The Planted Tank Forum banner

1 - 13 of 13 Posts

·
Registered
Joined
·
35 Posts
Discussion Starter · #1 ·
Hey there everybody,

I just started up a couple tanks after years away from the hobby. Glad to have my nature aquariums up and running once again! Anyways, I'm starting to breed these incredible shrimp and wanted to share a couple pictures of them with you all. Once the colony is going I will be selling them (I will also have BKK and some blue bolts), so please PM if you would like some in a few months. Water conditions are similar to other Taiwan bees, 6.4 pH, 110 TDS, 1-2 KH, 4-5 GH, 70-72*F. Enjoy the pics!

Cheers!

Jared
 

Attachments

·
Registered
Joined
·
1,186 Posts
I love these guys but my water is not ideal for them. Nice shrimp!
 

·
Registered
Joined
·
35 Posts
Discussion Starter · #6 ·
Yea my sand is inert. I use remineralized deionized water and some other pH buffering methods to maintain a low pH and specific KH GH and TDS.
 

·
Registered
Joined
·
14 Posts
Mind sharing your buffering method?
My substrate is losing its buffering effect after just 1 year and would like to go inert if it's better long term.
 

·
Registered
Joined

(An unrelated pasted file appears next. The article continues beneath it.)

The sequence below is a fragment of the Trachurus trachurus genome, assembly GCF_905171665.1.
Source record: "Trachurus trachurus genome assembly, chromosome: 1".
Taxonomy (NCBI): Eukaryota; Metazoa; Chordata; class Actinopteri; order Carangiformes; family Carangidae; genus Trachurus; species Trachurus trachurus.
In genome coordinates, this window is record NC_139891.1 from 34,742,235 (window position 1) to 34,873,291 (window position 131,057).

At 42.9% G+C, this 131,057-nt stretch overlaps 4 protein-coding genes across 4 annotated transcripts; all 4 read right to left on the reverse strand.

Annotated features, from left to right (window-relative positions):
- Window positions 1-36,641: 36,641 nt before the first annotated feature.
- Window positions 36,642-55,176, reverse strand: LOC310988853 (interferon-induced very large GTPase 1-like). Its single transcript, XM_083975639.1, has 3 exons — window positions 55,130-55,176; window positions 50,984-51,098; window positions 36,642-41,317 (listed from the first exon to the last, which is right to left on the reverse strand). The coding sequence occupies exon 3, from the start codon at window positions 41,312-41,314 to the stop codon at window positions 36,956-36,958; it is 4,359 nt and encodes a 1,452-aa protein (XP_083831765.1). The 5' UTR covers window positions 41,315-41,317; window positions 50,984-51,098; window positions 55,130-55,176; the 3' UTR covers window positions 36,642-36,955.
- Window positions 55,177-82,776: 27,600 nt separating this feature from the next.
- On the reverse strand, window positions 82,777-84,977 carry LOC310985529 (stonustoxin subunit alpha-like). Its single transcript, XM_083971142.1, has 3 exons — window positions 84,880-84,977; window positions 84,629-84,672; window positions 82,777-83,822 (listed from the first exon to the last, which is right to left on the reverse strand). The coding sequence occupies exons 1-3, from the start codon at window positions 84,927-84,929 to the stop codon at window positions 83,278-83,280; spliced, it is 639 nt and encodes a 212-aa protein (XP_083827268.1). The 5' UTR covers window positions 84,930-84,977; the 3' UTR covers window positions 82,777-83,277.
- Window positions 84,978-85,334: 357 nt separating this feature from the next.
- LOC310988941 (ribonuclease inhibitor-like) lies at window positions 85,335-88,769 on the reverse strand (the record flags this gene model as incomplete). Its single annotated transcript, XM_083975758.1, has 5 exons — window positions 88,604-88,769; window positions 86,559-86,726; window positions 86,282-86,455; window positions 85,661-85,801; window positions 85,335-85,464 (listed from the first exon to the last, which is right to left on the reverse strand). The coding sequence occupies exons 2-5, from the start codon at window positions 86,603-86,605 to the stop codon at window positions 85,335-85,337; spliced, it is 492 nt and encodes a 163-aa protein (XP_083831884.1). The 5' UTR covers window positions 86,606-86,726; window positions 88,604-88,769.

·
205 Posts
I breed some of my taitibees and mischlings on inert substrate. I like to use leaf littler, alder cones, and driftwood to naturally lower pH with tannic acid. Sphagnum or peet in the filter will help too.
 

·
Registered
Joined
·
14 Posts
I breed some of my taitibees and mischlings on inert substrate. I like to use leaf littler, alder cones, and driftwood to naturally lower pH with tannic acid. Sphagnum or peet in the filter will help too.
Ohh right! I forgot about peat moss.
Is there a specific amount of peat per gallon to get the desired pH level or does it vary from each batch?
 

·
Registered
Joined
·
35 Posts
Discussion Starter · #10 ·
Sure, I use a small amount of driftwood, Indian almond leaves, and alder cones within the tank. The shrimp love all the biofilm on driftwood, especially, so I would absolutely suggest it, even though the almond leaves and alder cones perform more of the buffering. I do not suggest using peat in the filter, it causes all sorts of problems.
 

·
Registered
Joined
·
1,926 Posts
I think peat is also unsustainably collected so it's better for us to refrain from using it, cus the environment and stuff.
Pandas are great, probably my favourite type of shrimp, although I prefer the white body more than the blue body, sorry hahaha!


Sent from my iPhone using Tapatalk
 

·
Registered
Joined
·
35 Posts
Discussion Starter · #13 ·
I think peat is also unsustainably collected so it's better for us to refrain from using it, cus the environment and stuff.
Pandas are great, probably my favourite type of shrimp, although I prefer the white body more than the blue body, sorry hahaha!


Sent from my iPhone using Tapatalk
You're correct, it is frequently harvested from unsustainable sources. Almond leaves and alder cones are harvested when they fall, naturally.

Each to their own, I definitely prefer the blue over white, much more unique.
 
1 - 13 of 13 Posts
Top